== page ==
But you've got lots of little quirky, weird moments. Her best friend in the whole world is our dog, Oscar. Oscar is a rescue dog from Ixtapa, Mexico and he is about, I'd say, 60 pounds. This dog, he is so fantastic with her. She will take his collar and she calls him "Osky" and they walk all over the house together and she talks to him and she makes him go into her play scenario with her and sit down so she can brush him and serve him tea and he puts up with all of this. Anytime you turn around, you'll see Naleigh trying to get Oscar to play with her and him either looking at me like, "Please get me out of here" or "You owe me big." But it's ...

Bridget Nielsen: I love that.

Katherine Heigl: ... really just an adorable little like quirky thing about her, that her best friend is a dog.

Bridget Nielsen: Amy from Progressive Pioneer asks, "How would you feel about your daughter getting into modeling or acting", but I guess you could add in singing?

Katherine Heigl: No. I would rather she be a musician than a model or an actor, to be totally honest. I don't know why, because I had a fantastic experience as a child model and a child actor. We've all heard the horror stories about it, but I had a really great experience and I'm super grateful that I had it in my life at that age, so I don't why I'm so reticent for her to have it.

I'm not nearly as selfless as my own mother who had to basically be on every set with me and take me to every audition and take me to every go-see when I was modeling. I would have to give up my career so that Naleigh could, which I would rather not. But then I also kind of feel what if it truly was a passion and that it was something that she just sort of responded to in a way that I could truly see makes her happy? Of course, I would encourage her. I worry though. When a child of an acting parent becomes an actor, it's so much harder for them to convince people that it's their own thing and not simply something they're doing because their parents did it, you know? I really just want Naleigh to find whatever thing in her life that is her sort of path and her passion and if it's acting, then I would support it when she is 18. But I wouldn't want her doing it until then.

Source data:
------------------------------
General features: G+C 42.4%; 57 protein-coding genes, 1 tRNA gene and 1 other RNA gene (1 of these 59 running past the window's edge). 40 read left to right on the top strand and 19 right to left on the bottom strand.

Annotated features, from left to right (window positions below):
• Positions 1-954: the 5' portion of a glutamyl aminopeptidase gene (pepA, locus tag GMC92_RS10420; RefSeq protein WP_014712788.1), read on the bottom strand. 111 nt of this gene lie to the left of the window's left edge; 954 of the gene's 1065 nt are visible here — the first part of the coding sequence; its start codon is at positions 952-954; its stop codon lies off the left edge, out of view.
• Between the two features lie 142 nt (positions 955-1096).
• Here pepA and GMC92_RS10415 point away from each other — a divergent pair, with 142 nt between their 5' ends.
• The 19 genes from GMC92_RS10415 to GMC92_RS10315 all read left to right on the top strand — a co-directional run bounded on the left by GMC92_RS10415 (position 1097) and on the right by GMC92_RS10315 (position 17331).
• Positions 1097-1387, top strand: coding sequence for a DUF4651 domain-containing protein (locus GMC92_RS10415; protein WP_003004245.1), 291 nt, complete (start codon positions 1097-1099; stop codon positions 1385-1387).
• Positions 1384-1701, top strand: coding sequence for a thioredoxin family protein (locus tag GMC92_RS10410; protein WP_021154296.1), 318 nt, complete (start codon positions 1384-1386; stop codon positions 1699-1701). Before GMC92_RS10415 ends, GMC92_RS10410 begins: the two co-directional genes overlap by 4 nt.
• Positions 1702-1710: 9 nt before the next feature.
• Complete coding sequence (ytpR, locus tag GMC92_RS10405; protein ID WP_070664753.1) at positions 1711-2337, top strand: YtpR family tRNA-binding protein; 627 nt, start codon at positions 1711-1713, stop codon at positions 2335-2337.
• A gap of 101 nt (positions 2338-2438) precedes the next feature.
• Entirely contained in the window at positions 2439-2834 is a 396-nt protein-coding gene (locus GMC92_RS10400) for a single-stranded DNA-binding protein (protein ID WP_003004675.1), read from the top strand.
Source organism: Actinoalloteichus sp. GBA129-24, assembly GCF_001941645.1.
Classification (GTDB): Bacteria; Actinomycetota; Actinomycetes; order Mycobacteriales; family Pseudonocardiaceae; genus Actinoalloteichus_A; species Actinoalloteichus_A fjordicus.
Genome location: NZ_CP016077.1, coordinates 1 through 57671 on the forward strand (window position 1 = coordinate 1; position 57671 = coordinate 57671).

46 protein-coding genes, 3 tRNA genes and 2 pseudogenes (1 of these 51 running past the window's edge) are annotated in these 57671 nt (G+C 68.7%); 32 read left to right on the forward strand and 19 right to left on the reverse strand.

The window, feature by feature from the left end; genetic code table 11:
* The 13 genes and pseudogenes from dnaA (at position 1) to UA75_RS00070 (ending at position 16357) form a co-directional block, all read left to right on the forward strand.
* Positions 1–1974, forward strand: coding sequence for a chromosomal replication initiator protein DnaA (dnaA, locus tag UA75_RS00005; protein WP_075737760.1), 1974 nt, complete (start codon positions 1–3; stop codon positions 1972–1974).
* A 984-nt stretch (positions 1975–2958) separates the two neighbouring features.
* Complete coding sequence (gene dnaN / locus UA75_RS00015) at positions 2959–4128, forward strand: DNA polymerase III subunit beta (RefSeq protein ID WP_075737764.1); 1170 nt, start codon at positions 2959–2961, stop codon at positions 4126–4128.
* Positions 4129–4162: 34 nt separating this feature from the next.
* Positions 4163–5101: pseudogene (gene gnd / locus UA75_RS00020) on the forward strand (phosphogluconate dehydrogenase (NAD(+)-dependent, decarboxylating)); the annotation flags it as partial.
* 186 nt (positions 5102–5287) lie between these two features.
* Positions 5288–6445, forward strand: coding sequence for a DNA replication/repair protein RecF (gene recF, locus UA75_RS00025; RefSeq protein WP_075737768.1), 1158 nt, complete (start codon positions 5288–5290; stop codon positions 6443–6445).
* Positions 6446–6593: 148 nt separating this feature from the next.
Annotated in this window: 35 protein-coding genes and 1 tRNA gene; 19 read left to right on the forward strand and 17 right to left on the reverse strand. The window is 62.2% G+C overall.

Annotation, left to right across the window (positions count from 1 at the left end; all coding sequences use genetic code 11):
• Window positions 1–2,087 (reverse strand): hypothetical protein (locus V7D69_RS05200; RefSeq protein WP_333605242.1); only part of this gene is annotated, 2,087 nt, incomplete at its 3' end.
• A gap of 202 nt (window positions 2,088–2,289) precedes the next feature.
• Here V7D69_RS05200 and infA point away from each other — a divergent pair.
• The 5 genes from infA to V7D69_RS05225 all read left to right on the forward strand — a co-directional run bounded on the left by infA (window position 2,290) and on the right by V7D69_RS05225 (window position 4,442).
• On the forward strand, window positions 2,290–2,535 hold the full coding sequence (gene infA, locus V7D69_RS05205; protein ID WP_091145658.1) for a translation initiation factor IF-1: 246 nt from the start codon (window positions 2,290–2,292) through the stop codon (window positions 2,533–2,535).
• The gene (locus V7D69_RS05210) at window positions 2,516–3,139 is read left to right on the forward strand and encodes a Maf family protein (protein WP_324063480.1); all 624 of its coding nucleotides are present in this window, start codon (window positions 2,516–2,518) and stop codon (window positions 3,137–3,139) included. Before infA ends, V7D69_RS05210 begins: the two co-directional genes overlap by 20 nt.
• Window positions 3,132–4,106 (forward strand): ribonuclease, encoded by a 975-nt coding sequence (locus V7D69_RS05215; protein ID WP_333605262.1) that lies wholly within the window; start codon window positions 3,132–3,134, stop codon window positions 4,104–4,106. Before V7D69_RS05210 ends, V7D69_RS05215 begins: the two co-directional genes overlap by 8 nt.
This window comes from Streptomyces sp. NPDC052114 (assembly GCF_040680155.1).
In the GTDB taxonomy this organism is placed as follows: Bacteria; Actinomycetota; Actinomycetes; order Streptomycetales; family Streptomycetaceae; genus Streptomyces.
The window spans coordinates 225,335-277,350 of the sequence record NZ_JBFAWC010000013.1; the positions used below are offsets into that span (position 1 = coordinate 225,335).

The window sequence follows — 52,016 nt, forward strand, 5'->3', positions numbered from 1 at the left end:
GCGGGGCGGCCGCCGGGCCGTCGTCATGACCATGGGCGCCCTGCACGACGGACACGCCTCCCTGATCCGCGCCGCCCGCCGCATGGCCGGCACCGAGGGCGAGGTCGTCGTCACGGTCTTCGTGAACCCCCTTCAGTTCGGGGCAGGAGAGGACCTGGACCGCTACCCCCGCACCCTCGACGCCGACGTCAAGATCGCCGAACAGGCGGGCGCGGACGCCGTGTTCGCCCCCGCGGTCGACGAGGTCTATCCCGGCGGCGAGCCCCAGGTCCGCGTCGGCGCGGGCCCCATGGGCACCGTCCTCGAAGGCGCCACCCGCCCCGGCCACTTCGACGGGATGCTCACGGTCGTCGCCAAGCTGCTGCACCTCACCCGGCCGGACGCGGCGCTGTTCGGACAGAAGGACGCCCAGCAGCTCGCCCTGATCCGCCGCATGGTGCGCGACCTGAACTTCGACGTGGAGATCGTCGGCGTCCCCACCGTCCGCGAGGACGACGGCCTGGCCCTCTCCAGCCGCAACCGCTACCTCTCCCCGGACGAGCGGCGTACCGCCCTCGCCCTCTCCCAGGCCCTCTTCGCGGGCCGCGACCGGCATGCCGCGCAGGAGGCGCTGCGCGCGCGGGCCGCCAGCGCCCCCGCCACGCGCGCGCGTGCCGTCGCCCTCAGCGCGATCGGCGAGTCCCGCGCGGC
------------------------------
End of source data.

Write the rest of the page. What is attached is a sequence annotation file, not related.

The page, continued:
Bridget Nielsen: Yes, that's great. That's great. So, we're rounding up a little bit. We have just about two more questions, and one of the last questions would be from Melissa at Sippy Cup Mom. "What's your favorite way to decompress after working and chasing after a toddler?"

Katherine Heigl: Usually it involves a glass of wine and I'm really, really big on Apple TV, and I watch - it's really kind of sad, actually, this is going to make me sound super pathetic, but I watch almost everything on television, because you can with Apple TV. You can rent an entire season of something that you didn't have time to watch the year before, so suddenly all of it starts building up and you've got hours and hours of endless television to watch.

So, basically, when I put Naleigh to bed, I rush to get my dinner and my glass of wine and get in front of the TV and just lose myself in someone else's story. I love stories and I don't why but lately I haven't been reading as many books. It's probably because I've been too much of a couch potato watching TV. So, that's my way to unwind - involve myself in another's story. My all-time favorite thing to do.